May 5, 2021Summer Sanitation Is Important as Ever
To contact John Palumbo go to: jpalumbo@ag.Arizona.edu
Malva (malva parviflora) is one of the oldest and most pervasive weeds that that we deal with here. It is also known as little mallow or cheeseweed and is in the same family as cotton, okra and hibiscus. It is often classified as a winter annual but survives all year in this region. It has a deep taproot and can grow in compacted clay or sand and in freezing conditions and high temperatures It provides a refuge for insects and diseases that can damage several crops.
Malva is easy to identify both as a seedling and mature plant. The seedlings are distinctively heart shaped and the mature plant is broad and palm shaped. It is very vegetative and can grow to 6 ft.
The deep tap root of this weed makes it difficult to cut out after it is established. Its response to herbicides id somewhat unusual. It is very sensitive to contact herbicides that do not move into the plant. These include Goal, Sharpen Gramoxone , Rely,Aim and others. However, it is not sensitive to systemic herbicides like 2,4-D and Glyphosate. It reproduces from seed and can be controlled preemergence with many of the same preemergence herbicides used in cotton like Prowl or Treflan. The seed pods are wheel shaped which is where the name cheeseweed comes from. Each seed pod contains 10 to 12 seeds
It is about that time of the year/growing season when you start seeing bacterial diseases. With the rain we got last week and as plants get more vegetative growth bacterial issues become more prevalent. Cilantro and parsley are two crops grown in desert southwest that often suffer from bacterial leaf spots. Most times, the disease incidence is also high because of sprinkler irrigation used in these cropS. On both crops, initial symptoms of bacterial leaf spot are water-soaked lesions on leaves. The lesions develop into spots that are varying shades of tan or brown (see picture ‘B’ on parsley whereas advanced spots on cilantro can be black (see picture ‘A’ on cilantro). The lesions are usually limited by leaf veins and thus have an angular, square, or rectangular appearance, a typical feature of bacterial infection. Lesions tend to be relatively small about 1/8 to 1/4 inch (3–6 mm) in diameter and are visible from both the top and bottom of leaves. Under favorable conditions, free moisture from rain or sprinkler irrigation, leaf spots may coalesce and cause considerable blighting of the entire foliage.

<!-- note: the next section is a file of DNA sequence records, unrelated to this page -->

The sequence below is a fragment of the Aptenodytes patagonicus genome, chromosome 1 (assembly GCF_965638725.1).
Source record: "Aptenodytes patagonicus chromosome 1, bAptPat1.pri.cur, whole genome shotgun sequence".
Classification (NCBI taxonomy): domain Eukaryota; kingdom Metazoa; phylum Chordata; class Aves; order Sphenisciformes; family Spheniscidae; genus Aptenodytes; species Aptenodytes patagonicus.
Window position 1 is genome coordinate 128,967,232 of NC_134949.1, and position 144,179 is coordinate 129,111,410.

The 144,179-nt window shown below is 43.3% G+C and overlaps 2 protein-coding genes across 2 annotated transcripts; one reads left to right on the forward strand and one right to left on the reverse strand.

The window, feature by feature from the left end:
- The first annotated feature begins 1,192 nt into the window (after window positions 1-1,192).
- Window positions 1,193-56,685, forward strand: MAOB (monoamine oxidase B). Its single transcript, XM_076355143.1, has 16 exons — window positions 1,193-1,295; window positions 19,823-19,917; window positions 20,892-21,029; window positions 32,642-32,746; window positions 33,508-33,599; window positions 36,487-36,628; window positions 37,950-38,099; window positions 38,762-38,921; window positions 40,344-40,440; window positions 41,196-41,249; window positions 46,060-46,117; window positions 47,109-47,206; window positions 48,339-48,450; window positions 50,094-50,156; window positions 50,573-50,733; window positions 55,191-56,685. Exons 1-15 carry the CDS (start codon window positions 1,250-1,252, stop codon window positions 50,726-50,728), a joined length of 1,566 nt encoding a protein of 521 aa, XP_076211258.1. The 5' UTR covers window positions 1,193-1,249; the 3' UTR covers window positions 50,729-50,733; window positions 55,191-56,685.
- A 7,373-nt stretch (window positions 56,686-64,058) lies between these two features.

Pseudomonas syringae pv. apii (Psa) and P. syringae pv. coriandricola (Psc). cause bacterial leaf spot on parsley and cilantro. Pseudomonas syringae pv. apii (Psa) can cause leaf blight in celery and fennel as well. Though the problem is documented as more of a problem in cilantro and less in celery, in severe condition the disease can result in unmarketable produce in any host. The bacteria are likely seedborne in both crops. However, water from rain, sprinkler irrigation, and heavy dews and fogs will splash bacteria from infected plants onto adjacent healthy foliage resulting in heavy infestation.